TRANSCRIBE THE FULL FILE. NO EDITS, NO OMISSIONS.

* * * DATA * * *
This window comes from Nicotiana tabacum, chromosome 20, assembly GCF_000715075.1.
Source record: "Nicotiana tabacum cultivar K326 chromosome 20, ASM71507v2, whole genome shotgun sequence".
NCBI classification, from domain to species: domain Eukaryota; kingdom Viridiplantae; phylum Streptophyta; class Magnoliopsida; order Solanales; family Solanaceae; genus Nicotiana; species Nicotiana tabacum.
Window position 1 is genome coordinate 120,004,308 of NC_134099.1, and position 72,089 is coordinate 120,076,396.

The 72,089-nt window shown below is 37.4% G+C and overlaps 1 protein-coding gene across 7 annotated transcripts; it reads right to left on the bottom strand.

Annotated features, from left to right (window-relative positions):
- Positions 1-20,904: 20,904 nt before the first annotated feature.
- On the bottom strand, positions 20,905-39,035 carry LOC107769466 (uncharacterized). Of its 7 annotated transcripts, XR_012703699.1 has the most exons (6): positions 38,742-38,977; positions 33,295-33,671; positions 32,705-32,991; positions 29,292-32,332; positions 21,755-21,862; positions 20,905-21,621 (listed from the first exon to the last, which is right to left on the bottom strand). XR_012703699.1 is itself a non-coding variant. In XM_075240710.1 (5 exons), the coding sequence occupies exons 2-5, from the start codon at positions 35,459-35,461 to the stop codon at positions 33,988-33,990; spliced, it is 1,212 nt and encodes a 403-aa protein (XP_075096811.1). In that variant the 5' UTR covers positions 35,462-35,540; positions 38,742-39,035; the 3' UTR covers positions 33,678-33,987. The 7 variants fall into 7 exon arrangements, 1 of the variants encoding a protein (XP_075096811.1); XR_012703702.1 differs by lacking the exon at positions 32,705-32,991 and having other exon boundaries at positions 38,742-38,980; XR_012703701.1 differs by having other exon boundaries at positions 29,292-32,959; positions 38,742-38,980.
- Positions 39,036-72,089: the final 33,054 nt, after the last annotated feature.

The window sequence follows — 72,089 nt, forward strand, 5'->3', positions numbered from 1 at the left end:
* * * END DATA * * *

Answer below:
This window comes from Nicotiana tabacum, chromosome 20, assembly GCF_000715075.1.
Source record: "Nicotiana tabacum cultivar K326 chromosome 20, ASM71507v2, whole genome shotgun sequence".
NCBI classification, from domain to species: domain Eukaryota; kingdom Viridiplantae; phylum Streptophyta; class Magnoliopsida; order Solanales; family Solanaceae; genus Nicotiana; species Nicotiana tabacum.
Window position 1 is genome coordinate 120,004,308 of NC_134099.1, and position 72,089 is coordinate 120,076,396.

The 72,089-nt window shown below is 37.4% G+C and overlaps 1 protein-coding gene across 7 annotated transcripts; it reads right to left on the bottom strand.

Annotated features, from left to right (window-relative positions):
- Positions 1-20,904: 20,904 nt before the first annotated feature.
- On the bottom strand, positions 20,905-39,035 carry LOC107769466 (uncharacterized). Of its 7 annotated transcripts, XR_012703699.1 has the most exons (6): positions 38,742-38,977; positions 33,295-33,671; positions 32,705-32,991; positions 29,292-32,332; positions 21,755-21,862; positions 20,905-21,621 (listed from the first exon to the last, which is right to left on the bottom strand). XR_012703699.1 is itself a non-coding variant. In XM_075240710.1 (5 exons), the coding sequence occupies exons 2-5, from the start codon at positions 35,459-35,461 to the stop codon at positions 33,988-33,990; spliced, it is 1,212 nt and encodes a 403-aa protein (XP_075096811.1). In that variant the 5' UTR covers positions 35,462-35,540; positions 38,742-39,035; the 3' UTR covers positions 33,678-33,987. The 7 variants fall into 7 exon arrangements, 1 of the variants encoding a protein (XP_075096811.1); XR_012703702.1 differs by lacking the exon at positions 32,705-32,991 and having other exon boundaries at positions 38,742-38,980; XR_012703701.1 differs by having other exon boundaries at positions 29,292-32,959; positions 38,742-38,980.
- Positions 39,036-72,089: the final 33,054 nt, after the last annotated feature.

The window sequence follows — 72,089 nt, forward strand, 5'->3', positions numbered from 1 at the left end: